Pont Neuf, the oldest standing bridge spanning the Seine, is the current home to the thousands of locks, each one representing a story of someone somewhere. As much as I’m sure local Parisians aren’t too fond of their bridges getting covered in padlocks, I find the concept kind of charming. Think about it – standing on this bridge, looking out on the Seine, with that gorgeous Eiffel Tower looming in the distance – and being surrounded by thousands and thousands of locks, each one a marker of a love story, each one unique and different but all with the same intent: to commemorate and celebrate love. And that’s never a bad thing, right? The world needs more love.
Browsing the Stalls Along the Seine
I love walking along the Seine, especially in the springtime when the trees form a lush canopy above you. Strolling slowly, breathing in the fresh air and listening to the city bustle around you is one of the simplest pleasures I’ve had in my travels.
One of my favorite parts of it is the small stalls that line the sidewalk. I don’t care much for the keychains and Eiffel Tower paperweights – those are all over the city – but I love love love the stalls with art and used books. You never know what treasures you’ll find in those.
Discovering Local Festivals and Celebrations
As our trip approached and I was trying to stay strong on my no carbs until Spain resolution, when my coworkers and I would discuss this trip, I’d tell them all I was going to do when we got to Paris was walk around the city with my camera in one hand and a baguette in the other, snacking on it right out of the paper bag in between shots of the Eiffel Tower. In some hilarious twist of fate, we wandered upon the Fête du Pain outside of Notre Dame on our last day – literally, a festival of bread.
Inside the tent were dozens of stalls selling pastries and fresh baguette from local artisan bakers. You can’t even imagine the heaven of being in a tent where there are at least a dozen ovens churning out hot bread. The aroma is magnificent. Everyone was walking around outside, digging into these warm, freshly baked baguette. And really, who would say no to a hot, crusty piece of bread on a cool, rainy day?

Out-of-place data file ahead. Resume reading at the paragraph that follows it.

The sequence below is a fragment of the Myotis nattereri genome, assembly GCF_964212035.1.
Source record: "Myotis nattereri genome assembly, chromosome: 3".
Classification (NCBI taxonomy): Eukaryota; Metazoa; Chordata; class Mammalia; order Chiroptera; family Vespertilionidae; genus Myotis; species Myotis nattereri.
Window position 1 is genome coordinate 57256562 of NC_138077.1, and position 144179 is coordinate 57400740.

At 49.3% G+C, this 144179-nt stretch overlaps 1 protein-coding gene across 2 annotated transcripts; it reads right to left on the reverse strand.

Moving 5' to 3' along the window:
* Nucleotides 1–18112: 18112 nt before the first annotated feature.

Buying All of the French Groceries
I’d read an article once about the best French souvenirs, and the author mentioned that the best souvenir of all was French groceries. Sauce mixes, mustards, honeys, salad dressings, seasonings. It seemed kind of silly to go all the way to Paris to bring back pantry staples.
But then, after experiencing French cuisine and getting lost in French grocery stores, I understood. Everything tastes better in France. The cuisine is richer and more flavorful. And it’s all cheaper, too. Items like Fleur de Sel or organic honey, items that would cost $10+ at home, were a mere couple of Euros in Paris.
I came home with a basket full of condiments, soup mixes, cookies, coffees, seasonings, everything. It was a way of taking Paris home with me, that after a rough day at work or on a day where I was just feeling kind of bleh, I could make myself a cappuccino with a piece of French chocolate, or a salade du berger and it would take me back to France for a few moments.
…and All of the French Skincare, Too
French skincare is trending in the US, and the good stuff can put a dent in your bank account. But if you’re in Paris, stocking up there can save you a boatload.
It’s easy to lose yourself in these pharmacies. Aisles and aisles of skincare and cosmetics fill the stores. I stocked up some of my favorite products from Nuxe, Bioderma and Avéne, and I also took home a years worth of skincare from Monoprix. Surprisingly, the Monoprix label skincare rivals some of the best I’ve tried – their moisturizers are thick, non-greasy and smell amazing. And they’re, like, two or three Euro.
Just Being There
There’s so much to do in Paris and so much we still haven’t done, but I’ve never left with a regret. Our top highlight from our time in Paris was being in Paris. Whether you experience the city on foot, on the Metro or (our perennial fave) while listening to Les Champs-Élysées on the Hop On Hop Off bus, the best part of Paris is just being in Paris.
We’re heading back to Paris in May! Have you ever been? What are your favorite spots and things to do? Hit the comments and let me know your faves!